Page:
to provide contiguous coverage of a ground scene in a single overflight. In both rooftop and
preliminary flight tests, the lidar has produced high spatial resolution 3D images of terrain, buildings,
tree structures, power lines, and bridges with a data acquisition rate up to 2.2 million multistop 3D
pixels per second. Current tests are aimed at defining the lidar's ability to image through water
columns and tree canopies.
Active optical remote sensing has numerous applications including battlefield target recognition and tracking,
atmospheric monitoring, structural monitoring, collision avoidance systems, and terrestrial mapping. The maximum
propagation distance in LIDAR sensors is limited by the signal attenuation. Sensor range could be improved by
increasing the transmitted pulse energy, at the expense of reduced resolution and information bandwidth. Coherent
detection can operate at low optical power levels without sacrificing sensor bandwidth.
Utilizing a high power LO laser to increase the receiver gain, coherent systems provide shot noise-limited gain thereby
increasing the sensing range. To fully exploit high LO powers without incurring performance penalties due to the RIN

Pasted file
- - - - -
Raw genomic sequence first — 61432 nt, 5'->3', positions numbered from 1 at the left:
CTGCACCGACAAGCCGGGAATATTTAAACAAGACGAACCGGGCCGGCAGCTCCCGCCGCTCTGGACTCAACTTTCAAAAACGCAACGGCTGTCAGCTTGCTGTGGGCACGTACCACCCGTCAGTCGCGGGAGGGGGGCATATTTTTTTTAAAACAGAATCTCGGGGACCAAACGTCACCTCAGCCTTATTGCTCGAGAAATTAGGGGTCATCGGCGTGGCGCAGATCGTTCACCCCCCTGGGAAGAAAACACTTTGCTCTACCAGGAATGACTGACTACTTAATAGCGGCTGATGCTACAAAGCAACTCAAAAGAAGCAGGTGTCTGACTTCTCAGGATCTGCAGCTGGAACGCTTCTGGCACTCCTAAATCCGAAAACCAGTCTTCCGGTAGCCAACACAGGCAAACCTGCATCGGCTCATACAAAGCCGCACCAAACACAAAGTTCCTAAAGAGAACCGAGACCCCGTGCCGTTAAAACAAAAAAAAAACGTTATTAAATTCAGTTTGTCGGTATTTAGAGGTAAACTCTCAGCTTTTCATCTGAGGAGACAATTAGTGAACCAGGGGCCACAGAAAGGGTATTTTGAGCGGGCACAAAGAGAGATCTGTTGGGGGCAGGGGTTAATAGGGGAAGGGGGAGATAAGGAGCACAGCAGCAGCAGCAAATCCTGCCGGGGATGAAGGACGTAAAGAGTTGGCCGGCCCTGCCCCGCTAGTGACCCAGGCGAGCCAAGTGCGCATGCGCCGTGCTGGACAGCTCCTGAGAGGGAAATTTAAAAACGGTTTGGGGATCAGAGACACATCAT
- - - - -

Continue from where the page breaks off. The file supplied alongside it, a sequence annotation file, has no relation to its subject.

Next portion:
of the LO, high power handling balanced photodiodes are used. The coherent system has superior dynamic range,
bandwidth, and noise performance than small-signal APD-based systems.
Coherent detection is a linear process that is sensitive to the amplitude, phase and polarization of the received signal.
Therefore, Doppler shifts and vibration signatures can be easily recovered. RF adaptive filtering following
photodetection enables channel equalization, atmospheric turbulence compensation, and efficient background light
We demonstrate a coherent optical transmission system using 15mA high power handling balanced photodetectors. This
system has an IF linewidth <1Hz, employing a proprietary phase locked loop design. Data is presented for 100ps pulsed
transmission. We have demonstrated amplitude and phase modulated 10Gb/s communication links with sensitivities of
132 and 72 photons per bit respectively. Investigations into system performance in the presence of laboratory induced
atmospheric turbulence are shown.
A dust or aerosol cloud represents a convenient target to examine the capabilities of range-resolved Doppler and
intensity (RRDI) or inverse synthetic aperture ladar (ISAR) imaging coherent laser radar, known as coherent "lidar" for
optically thin targets. The poly-phase P4 ladar waveform and its RRDI images are described and compared with
previous pulse-burst, linear-FM chirp pulse-compression, pseudo-random phase modulation waveforms, and several